Expanded access to exercise will make a healthier California

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OPINION – There’s simply no question that exercise is beneficial to health. Regular exercise supports heart function, lowers blood pressure, combats diabetes, and improves mental well-being, among myriad other benefits. That’s why it’s important that we as a society make sure regular exercise and physical fitness is accessible to all.

Unfortunately, not everyone lives in a place where it’s safe to walk, run or bike, and not everyone can afford a gym membership as an alternative to outdoor exercise. As a result, 40 percent of California adults making $50,000 or less do not get the recommended amount of exercise and only 26 percent of children from families making less than $25,000 a year participate in a healthy level of physical activity. In addition, children are no longer getting the exercise they need while at school.

Proactive ways to improve the physical and mental well-being of Californians are desperately needed. Currently, 40 percent of California adults report having at least one of five chronic health conditions, including high blood pressure, heart disease, diabetes, serious psychological distress, or asthma. And according to the Kaiser Family Foundation, in 2021 more than 32 percent of adults report symptoms of anxiety or depression. A recent California Endowment survey found it’s even worse for young adults, with more than three-quarters reporting anxiety, more than half reporting depression, and 31 percent reporting that they have experienced suicidal thinking.

Access to a safe and consistent place to exercise can help improve the health and well-being of countless Californians. Research shows that up to 80 percent of heart disease, stroke and type 2 diabetes, and more than 30 percent of cancers could be prevented through increased exercise, eliminating tobacco, improving diet and decreasing alcohol use. And a recent study published in the British Journal of Sports Medicine found that physical activity is 1.5 times more effective than leading medications in managing depression.

Access to a safe and consistent place to exercise can help improve the health and well-being of countless Californians.

To ensure equity and to help improve the physical and mental well-being of the most underserved among us, fitness professionals, health care workers and health care advocates are calling upon the legislature to pass Assembly Bill 1338 (AB 1338) – a simple and cost-effective way to help ensure a healthier, happier California. Introduced by Assemblymember Cottie Petrie-Norris (D-Irvine), AB 1338 will cover the cost of fitness memberships for Medi-Cal beneficiaries, helping to advance health equity, improve quality of life, and save on long-term health care costs for millions of Californians.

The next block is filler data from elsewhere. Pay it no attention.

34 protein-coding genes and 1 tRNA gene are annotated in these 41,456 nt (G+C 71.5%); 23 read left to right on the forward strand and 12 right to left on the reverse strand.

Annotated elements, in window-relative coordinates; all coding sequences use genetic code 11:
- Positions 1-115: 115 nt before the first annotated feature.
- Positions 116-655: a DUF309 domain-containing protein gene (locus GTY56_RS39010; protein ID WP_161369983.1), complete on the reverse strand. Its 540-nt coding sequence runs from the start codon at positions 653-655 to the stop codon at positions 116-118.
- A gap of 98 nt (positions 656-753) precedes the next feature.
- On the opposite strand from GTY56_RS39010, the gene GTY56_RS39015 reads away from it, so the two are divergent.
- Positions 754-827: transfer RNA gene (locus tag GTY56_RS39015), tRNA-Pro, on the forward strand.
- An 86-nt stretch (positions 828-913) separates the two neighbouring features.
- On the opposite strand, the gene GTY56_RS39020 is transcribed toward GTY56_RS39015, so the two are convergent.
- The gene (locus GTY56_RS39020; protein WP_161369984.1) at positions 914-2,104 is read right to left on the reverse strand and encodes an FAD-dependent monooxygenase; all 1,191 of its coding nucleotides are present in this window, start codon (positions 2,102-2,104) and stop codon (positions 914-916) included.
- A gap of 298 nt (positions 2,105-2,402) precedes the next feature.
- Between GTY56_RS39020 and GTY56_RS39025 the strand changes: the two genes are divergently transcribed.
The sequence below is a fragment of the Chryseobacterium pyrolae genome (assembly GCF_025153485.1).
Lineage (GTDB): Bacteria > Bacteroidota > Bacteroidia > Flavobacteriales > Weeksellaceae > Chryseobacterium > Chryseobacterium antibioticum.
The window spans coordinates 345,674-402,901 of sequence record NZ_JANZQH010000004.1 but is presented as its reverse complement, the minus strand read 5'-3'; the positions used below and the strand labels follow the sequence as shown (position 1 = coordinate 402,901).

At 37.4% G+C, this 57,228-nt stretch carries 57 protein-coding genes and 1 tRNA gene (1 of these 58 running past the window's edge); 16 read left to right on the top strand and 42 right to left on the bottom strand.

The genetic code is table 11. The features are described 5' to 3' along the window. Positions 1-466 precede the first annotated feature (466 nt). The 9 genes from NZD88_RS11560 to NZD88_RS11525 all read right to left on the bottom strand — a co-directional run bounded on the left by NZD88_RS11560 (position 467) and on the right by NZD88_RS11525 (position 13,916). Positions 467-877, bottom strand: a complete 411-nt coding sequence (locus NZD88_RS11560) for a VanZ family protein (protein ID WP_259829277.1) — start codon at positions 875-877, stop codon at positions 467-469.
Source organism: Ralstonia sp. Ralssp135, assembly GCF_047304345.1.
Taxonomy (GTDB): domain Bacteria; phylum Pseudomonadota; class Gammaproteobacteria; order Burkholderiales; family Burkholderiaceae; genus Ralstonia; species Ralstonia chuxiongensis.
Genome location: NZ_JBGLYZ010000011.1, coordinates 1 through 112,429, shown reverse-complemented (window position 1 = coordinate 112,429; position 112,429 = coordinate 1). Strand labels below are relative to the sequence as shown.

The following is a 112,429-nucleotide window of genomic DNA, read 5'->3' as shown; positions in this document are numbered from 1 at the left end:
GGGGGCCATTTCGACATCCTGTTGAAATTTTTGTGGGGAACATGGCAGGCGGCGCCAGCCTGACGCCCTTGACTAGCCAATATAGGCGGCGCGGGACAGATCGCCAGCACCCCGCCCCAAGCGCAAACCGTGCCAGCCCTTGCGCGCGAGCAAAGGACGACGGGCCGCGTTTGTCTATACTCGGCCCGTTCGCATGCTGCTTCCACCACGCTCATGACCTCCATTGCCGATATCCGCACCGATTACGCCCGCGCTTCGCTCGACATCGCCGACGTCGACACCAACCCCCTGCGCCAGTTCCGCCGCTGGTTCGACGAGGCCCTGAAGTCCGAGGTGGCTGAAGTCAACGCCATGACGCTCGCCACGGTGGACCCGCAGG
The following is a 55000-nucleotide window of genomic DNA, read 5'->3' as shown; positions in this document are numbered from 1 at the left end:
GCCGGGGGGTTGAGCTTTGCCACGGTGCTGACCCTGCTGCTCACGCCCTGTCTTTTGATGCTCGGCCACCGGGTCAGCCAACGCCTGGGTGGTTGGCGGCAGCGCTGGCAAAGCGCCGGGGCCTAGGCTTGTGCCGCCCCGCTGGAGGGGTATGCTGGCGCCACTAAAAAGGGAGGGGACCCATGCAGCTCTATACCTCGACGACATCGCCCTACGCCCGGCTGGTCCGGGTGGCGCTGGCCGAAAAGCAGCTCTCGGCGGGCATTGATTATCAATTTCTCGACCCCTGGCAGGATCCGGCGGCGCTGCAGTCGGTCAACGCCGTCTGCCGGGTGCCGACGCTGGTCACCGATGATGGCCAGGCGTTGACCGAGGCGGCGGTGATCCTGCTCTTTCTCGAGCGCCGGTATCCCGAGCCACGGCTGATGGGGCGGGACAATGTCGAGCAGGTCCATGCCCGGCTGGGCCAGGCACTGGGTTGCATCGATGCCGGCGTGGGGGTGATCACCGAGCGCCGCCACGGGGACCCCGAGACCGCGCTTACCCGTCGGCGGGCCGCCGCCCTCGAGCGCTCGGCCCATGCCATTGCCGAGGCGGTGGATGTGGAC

The fitness and physical activity industry – including gyms, studios, community centers, dance studios and youth sports – provides safe locations for Californians to exercise and plays a critical role in preventive healthcare. By adding access to fitness and wellness services to the list of pre-approved Community Supports under California Advancing and Improving Medi-Cal (CalAIM) and encouraging medical providers to educate patients about the benefits of exercise, AB 1338 will create access to proactive, cost-effective alternatives to traditional medical services, help decrease human suffering, and over the long term reduce the need for a range of covered Medi-Cal benefits, such as hospital care, nursing facility care and emergency department use.

In addition to improving the health of Californians through access to fitness, AB 1338 will help lower long-term health costs in the state. Currently, 42% of total state health care costs are spent treating chronic conditions, with an estimated $141 billion in direct costs spent on heart disease, arthritis, cancer, diabetes, depression and asthma. As a result of access to exercise, just a 1 percent reduction in weight, blood pressure, glucose, and cholesterol risk factors would reduce annual medical costs by $83 to $103 per person enrolled in Medi-Cal, resulting in a potential health care cost savings in the state of up to $135 million per year.

Providing access to exercise to the most underserved among us through passage of AB 1338 will help improve their physical and mental well-being and lower health care costs for the long term. It will reduce chronic illness suffered by so many. And it will help countless Californians create lifelong habits that will improve their lives and the lives of their children.  We urge the legislature to pass AB 1338  for a healthier California.

Francesca Schuler is President of the California Fitness Alliance

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